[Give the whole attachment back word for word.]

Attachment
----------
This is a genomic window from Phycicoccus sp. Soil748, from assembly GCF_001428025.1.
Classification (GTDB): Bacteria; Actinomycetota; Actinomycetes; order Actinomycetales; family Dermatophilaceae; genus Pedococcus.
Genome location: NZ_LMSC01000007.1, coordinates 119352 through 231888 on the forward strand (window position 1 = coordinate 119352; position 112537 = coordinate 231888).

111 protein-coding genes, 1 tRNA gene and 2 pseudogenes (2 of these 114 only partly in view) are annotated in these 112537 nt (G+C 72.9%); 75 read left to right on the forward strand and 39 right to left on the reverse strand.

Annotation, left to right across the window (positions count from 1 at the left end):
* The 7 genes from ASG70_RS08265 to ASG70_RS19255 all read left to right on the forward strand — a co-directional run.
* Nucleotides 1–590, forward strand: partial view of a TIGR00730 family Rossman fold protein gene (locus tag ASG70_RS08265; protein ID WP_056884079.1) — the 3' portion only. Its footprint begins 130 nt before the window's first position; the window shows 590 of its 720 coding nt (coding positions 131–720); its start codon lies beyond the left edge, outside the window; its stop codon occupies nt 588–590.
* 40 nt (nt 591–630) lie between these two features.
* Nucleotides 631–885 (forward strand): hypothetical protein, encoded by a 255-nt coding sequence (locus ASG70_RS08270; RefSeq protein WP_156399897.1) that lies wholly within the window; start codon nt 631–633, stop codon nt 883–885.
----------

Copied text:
This is a genomic window from Phycicoccus sp. Soil748, from assembly GCF_001428025.1.
Classification (GTDB): Bacteria; Actinomycetota; Actinomycetes; order Actinomycetales; family Dermatophilaceae; genus Pedococcus.
Genome location: NZ_LMSC01000007.1, coordinates 119352 through 231888 on the forward strand (window position 1 = coordinate 119352; position 112537 = coordinate 231888).

111 protein-coding genes, 1 tRNA gene and 2 pseudogenes (2 of these 114 only partly in view) are annotated in these 112537 nt (G+C 72.9%); 75 read left to right on the forward strand and 39 right to left on the reverse strand.

Annotation, left to right across the window (positions count from 1 at the left end):
* The 7 genes from ASG70_RS08265 to ASG70_RS19255 all read left to right on the forward strand — a co-directional run.
* Nucleotides 1–590, forward strand: partial view of a TIGR00730 family Rossman fold protein gene (locus tag ASG70_RS08265; protein ID WP_056884079.1) — the 3' portion only. Its footprint begins 130 nt before the window's first position; the window shows 590 of its 720 coding nt (coding positions 131–720); its start codon lies beyond the left edge, outside the window; its stop codon occupies nt 588–590.
* 40 nt (nt 591–630) lie between these two features.
* Nucleotides 631–885 (forward strand): hypothetical protein, encoded by a 255-nt coding sequence (locus ASG70_RS08270; RefSeq protein WP_156399897.1) that lies wholly within the window; start codon nt 631–633, stop codon nt 883–885.